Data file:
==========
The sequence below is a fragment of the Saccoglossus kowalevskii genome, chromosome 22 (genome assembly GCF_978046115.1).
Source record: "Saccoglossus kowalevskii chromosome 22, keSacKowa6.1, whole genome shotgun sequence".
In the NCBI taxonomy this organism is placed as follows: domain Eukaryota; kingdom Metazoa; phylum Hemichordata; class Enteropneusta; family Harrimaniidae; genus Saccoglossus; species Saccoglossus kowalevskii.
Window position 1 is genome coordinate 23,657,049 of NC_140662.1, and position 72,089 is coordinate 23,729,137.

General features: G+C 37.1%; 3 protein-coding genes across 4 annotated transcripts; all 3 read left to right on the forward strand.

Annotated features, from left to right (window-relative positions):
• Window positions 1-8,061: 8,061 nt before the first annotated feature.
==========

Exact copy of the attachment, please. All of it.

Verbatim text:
The sequence below is a fragment of the Saccoglossus kowalevskii genome, chromosome 22 (genome assembly GCF_978046115.1).
Source record: "Saccoglossus kowalevskii chromosome 22, keSacKowa6.1, whole genome shotgun sequence".
In the NCBI taxonomy this organism is placed as follows: domain Eukaryota; kingdom Metazoa; phylum Hemichordata; class Enteropneusta; family Harrimaniidae; genus Saccoglossus; species Saccoglossus kowalevskii.
Window position 1 is genome coordinate 23,657,049 of NC_140662.1, and position 72,089 is coordinate 23,729,137.

General features: G+C 37.1%; 3 protein-coding genes across 4 annotated transcripts; all 3 read left to right on the forward strand.

Annotated features, from left to right (window-relative positions):
• Window positions 1-8,061: 8,061 nt before the first annotated feature.